Google “wage gap” and you’ll find thousands of results, mostly focused on gender pay inequality, or the difference in earnings between men and women. Less talked about — but equally real — is pay disparity due to other factors like race, skin tone or sexuality.
What’s the main reason for wage disparity?
Shaun Pichler, chair and professor of management at Cal State Fullerton, has studied pay disparity and workplace discrimination at length. “Wage gaps are rooted in systemic cultural and institutional forces and biases,” he says. “When people are not a ‘fit’ or defy expectations, they tend to be discriminated against.
“The gender gap is larger in countries like the United States with ‘highly masculine’ cultures, where societal stereotypes say that men earn money and women do housework; it’s smaller in more gender egalitarian places like Scandinavia.”
Pichler found such misfit in research he conducted among undergraduate students and human resources professionals. Both groups were asked about hiring a fictitious job applicant as a registered nurse (stereotypically feminine job) or a sales manager (masculine job). The candidates’ resumes were identical, except for their names (male or female) and leadership role (student government president or LGBT association president).
Students made selections based on the lack of fit between the perceived gender role stereotypes and the jobs, preferring gay men and heterosexual women for nursing and heterosexual men and lesbians for sales.
“What’s interesting — if not disappointing,” says Pichler, “is results among trained professionals were the same. People make decisions without recognizing that they are doing so in a discriminatory way because culture is so deeply ingrained in our thought processes.”
Pay discrimination in exotic dancing
Siobhan Brooks, chair and associate professor of African American studies at CSUF, is an expert on cultural stereotypes, discrimination and pay disparity in a different arena than sales or nursing — exotic dancing. Her work highlights how racial stratification — inequality in social position and rewards based on race — affects wages among black and Latina dancers.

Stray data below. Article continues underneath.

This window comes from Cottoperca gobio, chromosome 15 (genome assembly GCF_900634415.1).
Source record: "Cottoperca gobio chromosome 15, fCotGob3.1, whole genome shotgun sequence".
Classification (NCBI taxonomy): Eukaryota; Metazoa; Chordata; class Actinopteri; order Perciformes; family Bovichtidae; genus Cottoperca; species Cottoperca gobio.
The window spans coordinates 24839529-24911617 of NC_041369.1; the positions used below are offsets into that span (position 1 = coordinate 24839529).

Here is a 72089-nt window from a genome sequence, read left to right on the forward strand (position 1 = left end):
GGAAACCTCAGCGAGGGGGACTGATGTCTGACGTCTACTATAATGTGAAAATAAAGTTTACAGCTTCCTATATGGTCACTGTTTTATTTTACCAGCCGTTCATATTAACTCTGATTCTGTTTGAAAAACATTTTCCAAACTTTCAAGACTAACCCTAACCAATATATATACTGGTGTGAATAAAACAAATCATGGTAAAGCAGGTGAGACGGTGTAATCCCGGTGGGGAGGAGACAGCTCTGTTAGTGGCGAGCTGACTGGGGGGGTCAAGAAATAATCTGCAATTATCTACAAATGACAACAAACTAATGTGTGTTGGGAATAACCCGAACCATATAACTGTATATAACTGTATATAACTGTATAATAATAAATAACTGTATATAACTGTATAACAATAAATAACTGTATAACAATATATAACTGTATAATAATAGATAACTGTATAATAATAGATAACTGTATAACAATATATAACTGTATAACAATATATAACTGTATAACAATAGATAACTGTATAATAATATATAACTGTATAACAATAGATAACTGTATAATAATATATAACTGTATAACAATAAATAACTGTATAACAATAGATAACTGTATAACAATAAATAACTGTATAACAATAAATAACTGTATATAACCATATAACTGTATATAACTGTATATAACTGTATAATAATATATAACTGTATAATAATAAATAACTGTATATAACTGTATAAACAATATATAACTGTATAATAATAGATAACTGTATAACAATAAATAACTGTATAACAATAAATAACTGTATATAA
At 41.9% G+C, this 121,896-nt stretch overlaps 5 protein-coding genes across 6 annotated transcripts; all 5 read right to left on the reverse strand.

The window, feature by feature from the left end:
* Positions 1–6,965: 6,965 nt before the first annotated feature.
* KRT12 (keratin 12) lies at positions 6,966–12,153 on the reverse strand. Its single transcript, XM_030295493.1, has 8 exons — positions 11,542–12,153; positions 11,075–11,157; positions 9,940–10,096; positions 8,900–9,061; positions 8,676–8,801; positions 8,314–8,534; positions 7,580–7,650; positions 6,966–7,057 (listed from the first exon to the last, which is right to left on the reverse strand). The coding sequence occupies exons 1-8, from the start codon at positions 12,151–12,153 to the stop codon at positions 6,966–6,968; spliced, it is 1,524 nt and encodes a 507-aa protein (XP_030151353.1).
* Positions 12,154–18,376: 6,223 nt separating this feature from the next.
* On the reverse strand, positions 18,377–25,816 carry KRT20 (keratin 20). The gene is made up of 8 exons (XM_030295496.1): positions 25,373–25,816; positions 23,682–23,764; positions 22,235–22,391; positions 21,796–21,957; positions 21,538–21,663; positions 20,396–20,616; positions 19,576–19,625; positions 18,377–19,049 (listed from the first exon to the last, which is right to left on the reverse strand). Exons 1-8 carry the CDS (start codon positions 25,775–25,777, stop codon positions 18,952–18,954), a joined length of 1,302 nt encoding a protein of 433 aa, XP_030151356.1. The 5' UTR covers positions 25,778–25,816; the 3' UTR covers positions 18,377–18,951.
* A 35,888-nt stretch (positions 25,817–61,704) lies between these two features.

Brooks found that societal constructs of black and Latina women as hypersexual results in less access to employment at higher-end strip clubs; reduced opportunities to work prime lucrative shifts and desirable rooms within the clubs; and more frequent bargaining over fees with customers, resulting in these women receiving less pay for their work overall. Even with this population, light-skinned black and Latina women received better treatment from customers and club management than their darker-skinned counterparts, translating into making more money.
“Colorism is at play,” Brooks explains. “Club marketing often misrepresents, showing blondes or women of color who look close to white. Even when you have black women, it’s still black women that look the more European standard that’s seen as beautiful. This makes it harder for women of color, and especially darker-skinned women, to make money in these spaces.”
This type of discrimination exists across industries, Brooks adds. “Receptionist work, restaurant businesses, airline jobs — anything where you’re interfacing with people — these issues are definitely there.”
What can be done about the wage gap?
Both scholars believe legislation and its enforcement are key to battling wage discrimination. But above all, our society needs to have open, candid conversations — think #MeToo — about the cultural norms and biases underlying wage disparity.
“Wage gaps will disappear, but only after there are changes to how we as a society think about the groups that defy our expectations,” says Pichler.